#washingtondc Instagram Photos & Videos

washingtondc - 7616254 posts

Latest Instagram Posts

  • veggiedc - Is That Vegetarian? @veggiedc 14 minutes ago
  • I love soft pretzels. I love Nutella. And when you bring them together....I reallllly love you! The pretzel bomb at @thepretzelbakery lives up to the name. It is the bomb! A light cinnamon sugar glaze on top clashes beautifully with the sea salt on the pretzel, all while warm Nutella soaks your taste buds. End result: I look like I kissed the Nutella monster and it’s SO worth it. Walking distance to Potomac Ave metro. I love soft pretzels. I love Nutella. And when you bring them together....I reallllly love you! The pretzel bomb at @thepretzelbakery lives up to the name. It is the bomb! A light cinnamon sugar glaze on top clashes beautifully with the sea salt on the pretzel, all while warm Nutella soaks your taste buds. End result: I look like I kissed the Nutella monster and it’s SO worth it. Walking distance to Potomac Ave metro.
  • I love soft pretzels. I love Nutella. And when you bring them together....I reallllly love you! The pretzel bomb at @thepretzelbakery lives up to the name. It is the bomb! A light cinnamon sugar glaze on top clashes beautifully with the sea salt on the pretzel, all while warm Nutella soaks your taste buds. End result: I look like I kissed the Nutella monster and it’s SO worth it. Walking distance to Potomac Ave metro.
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  • theartdistricts - The Art Districts @theartdistricts 17 minutes ago
  • Gustave Caillebotte
‘Skiffs’
Oil on Canvas
1877
_
On View
National Gallery of Art
@ngadc
_
Between 1877 and 1878, Gustave Caillebotte made a series of paintings focusing on swimmers, fishermen, rowers, and canoers at his family estate in Yerres. In Skiffs, which was exhibited at the fourth impressionist exhibition in 1879 under the name Pésissoires sur L’Yerres (Flat-Bottom Canoes on the Yerres), he adopted the short, broken brushstrokes of Monet and the bold palette of Renoir, but achieved a much different effect: as the rowers zig-zag across the canvas in a bold, diagonal rhythm, they convey a sense of movement, a progression of time and space that reveals Caillebotte’s interest in photography. An avid sailor and boat designer, Caillebotte—perhaps inspired by Japanese prints—adopted a dramatic viewpoint perched above the scene to emphasize the precariousness associated with the easily tipped, flat-bottomed skiffs.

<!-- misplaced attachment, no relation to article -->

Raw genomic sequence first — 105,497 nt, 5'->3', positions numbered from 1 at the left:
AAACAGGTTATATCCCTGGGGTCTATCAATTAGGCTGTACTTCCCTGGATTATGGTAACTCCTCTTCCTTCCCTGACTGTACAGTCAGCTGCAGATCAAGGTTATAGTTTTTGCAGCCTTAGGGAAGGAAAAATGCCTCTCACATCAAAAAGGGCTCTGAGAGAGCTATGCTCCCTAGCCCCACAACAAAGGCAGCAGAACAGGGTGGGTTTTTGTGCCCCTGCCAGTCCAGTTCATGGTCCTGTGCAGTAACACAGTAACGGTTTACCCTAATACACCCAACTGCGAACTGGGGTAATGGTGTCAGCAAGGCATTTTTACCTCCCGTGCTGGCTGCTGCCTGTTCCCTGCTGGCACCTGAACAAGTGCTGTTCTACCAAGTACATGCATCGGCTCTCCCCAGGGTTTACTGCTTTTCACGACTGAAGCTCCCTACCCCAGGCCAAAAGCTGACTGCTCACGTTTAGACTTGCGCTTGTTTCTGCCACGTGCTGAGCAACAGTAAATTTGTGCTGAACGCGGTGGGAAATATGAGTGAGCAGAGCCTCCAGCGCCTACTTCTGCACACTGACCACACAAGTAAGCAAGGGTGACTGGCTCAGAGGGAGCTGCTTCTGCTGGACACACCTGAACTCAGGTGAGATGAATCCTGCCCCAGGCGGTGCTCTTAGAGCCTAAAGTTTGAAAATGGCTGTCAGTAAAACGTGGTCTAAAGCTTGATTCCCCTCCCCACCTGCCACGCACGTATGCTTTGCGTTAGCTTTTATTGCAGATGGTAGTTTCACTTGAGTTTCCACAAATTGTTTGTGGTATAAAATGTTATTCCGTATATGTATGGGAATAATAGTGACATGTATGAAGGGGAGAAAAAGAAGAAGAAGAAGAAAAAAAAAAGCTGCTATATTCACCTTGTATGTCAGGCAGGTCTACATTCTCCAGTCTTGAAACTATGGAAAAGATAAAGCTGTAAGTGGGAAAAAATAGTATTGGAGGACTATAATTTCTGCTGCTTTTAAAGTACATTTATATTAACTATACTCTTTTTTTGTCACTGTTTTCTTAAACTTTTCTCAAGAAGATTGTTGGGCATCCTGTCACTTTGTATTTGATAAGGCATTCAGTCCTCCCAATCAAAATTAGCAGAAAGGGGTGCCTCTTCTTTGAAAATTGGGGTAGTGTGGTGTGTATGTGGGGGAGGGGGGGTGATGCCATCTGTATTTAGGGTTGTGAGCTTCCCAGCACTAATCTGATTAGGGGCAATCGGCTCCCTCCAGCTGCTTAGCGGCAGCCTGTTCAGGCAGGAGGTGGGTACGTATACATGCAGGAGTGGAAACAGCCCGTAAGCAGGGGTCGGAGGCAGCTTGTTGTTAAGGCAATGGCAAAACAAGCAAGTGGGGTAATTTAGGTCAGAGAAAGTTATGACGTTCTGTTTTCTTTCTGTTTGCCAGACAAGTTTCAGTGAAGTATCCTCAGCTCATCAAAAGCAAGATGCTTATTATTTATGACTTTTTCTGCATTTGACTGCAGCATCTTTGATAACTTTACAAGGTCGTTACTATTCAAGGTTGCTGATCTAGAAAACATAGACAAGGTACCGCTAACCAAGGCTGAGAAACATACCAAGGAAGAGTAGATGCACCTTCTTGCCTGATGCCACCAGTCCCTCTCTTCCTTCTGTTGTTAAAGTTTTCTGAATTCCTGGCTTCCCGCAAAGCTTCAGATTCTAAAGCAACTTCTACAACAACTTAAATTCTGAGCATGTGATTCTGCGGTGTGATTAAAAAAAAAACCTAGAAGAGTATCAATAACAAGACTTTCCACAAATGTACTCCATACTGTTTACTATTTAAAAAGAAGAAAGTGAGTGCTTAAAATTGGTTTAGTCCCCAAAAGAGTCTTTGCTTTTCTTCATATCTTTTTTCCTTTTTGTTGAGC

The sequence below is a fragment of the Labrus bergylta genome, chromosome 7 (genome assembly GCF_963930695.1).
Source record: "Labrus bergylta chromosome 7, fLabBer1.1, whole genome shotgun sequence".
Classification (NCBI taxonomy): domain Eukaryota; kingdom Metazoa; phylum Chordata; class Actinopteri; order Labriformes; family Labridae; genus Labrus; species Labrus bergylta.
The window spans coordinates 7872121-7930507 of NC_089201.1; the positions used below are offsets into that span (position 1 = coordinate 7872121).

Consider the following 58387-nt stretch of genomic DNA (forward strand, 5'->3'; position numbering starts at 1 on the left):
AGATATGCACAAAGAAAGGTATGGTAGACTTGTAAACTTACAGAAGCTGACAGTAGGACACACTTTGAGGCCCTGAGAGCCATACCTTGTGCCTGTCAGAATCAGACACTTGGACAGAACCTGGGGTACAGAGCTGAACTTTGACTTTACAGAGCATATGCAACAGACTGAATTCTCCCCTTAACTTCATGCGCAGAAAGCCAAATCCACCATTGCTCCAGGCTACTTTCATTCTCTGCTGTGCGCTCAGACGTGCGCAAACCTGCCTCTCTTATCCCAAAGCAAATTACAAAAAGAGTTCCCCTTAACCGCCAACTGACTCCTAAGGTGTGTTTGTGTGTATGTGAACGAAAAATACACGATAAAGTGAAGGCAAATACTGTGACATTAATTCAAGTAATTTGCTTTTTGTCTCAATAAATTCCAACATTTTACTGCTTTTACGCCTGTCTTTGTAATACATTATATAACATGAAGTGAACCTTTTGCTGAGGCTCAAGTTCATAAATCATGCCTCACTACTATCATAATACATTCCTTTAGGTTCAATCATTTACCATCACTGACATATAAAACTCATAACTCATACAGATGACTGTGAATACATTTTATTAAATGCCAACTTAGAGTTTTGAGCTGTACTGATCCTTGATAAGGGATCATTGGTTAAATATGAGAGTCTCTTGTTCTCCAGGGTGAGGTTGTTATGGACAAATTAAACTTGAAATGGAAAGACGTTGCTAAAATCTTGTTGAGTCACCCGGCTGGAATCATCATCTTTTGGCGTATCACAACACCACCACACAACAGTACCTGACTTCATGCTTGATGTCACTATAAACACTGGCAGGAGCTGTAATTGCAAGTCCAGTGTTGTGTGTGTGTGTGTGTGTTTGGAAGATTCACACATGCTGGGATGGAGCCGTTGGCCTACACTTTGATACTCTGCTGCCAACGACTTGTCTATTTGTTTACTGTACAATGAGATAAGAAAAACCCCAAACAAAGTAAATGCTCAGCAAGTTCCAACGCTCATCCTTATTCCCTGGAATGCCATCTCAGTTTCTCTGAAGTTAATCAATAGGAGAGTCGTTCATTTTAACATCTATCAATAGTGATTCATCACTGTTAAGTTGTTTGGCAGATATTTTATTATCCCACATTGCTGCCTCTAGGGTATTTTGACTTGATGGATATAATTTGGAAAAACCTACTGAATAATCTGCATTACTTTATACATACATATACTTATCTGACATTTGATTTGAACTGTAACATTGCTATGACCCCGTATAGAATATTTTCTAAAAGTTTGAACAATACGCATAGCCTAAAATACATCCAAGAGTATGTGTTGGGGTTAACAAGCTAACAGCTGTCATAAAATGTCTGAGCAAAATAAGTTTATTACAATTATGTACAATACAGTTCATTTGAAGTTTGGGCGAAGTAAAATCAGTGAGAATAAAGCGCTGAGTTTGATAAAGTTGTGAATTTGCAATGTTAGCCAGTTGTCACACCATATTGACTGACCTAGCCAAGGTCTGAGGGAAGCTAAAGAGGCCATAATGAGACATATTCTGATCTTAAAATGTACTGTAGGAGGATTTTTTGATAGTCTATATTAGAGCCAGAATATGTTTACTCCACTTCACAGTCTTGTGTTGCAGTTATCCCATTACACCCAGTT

(Via: @ngadc) Gustave Caillebotte ‘Skiffs’ Oil on Canvas 1877 _ On View National Gallery of Art @ngadc _ Between 1877 and 1878, Gustave Caillebotte made a series of paintings focusing on swimmers, fishermen, rowers, and canoers at his family estate in Yerres. In Skiffs, which was exhibited at the fourth impressionist exhibition in 1879 under the name Pésissoires sur L’Yerres (Flat-Bottom Canoes on the Yerres), he adopted the short, broken brushstrokes of Monet and the bold palette of Renoir, but achieved a much different effect: as the rowers zig-zag across the canvas in a bold, diagonal rhythm, they convey a sense of movement, a progression of time and space that reveals Caillebotte’s interest in photography. An avid sailor and boat designer, Caillebotte—perhaps inspired by Japanese prints—adopted a dramatic viewpoint perched above the scene to emphasize the precariousness associated with the easily tipped, flat-bottomed skiffs. (Via: @ngadc)
  • Gustave Caillebotte ‘Skiffs’ Oil on Canvas 1877 _ On View National Gallery of Art @ngadc _ Between 1877 and 1878, Gustave Caillebotte made a series of paintings focusing on swimmers, fishermen, rowers, and canoers at his family estate in Yerres. In Skiffs, which was exhibited at the fourth impressionist exhibition in 1879 under the name Pésissoires sur L’Yerres (Flat-Bottom Canoes on the Yerres), he adopted the short, broken brushstrokes of Monet and the bold palette of Renoir, but achieved a much different effect: as the rowers zig-zag across the canvas in a bold, diagonal rhythm, they convey a sense of movement, a progression of time and space that reveals Caillebotte’s interest in photography. An avid sailor and boat designer, Caillebotte—perhaps inspired by Japanese prints—adopted a dramatic viewpoint perched above the scene to emphasize the precariousness associated with the easily tipped, flat-bottomed skiffs. (Via: @ngadc)
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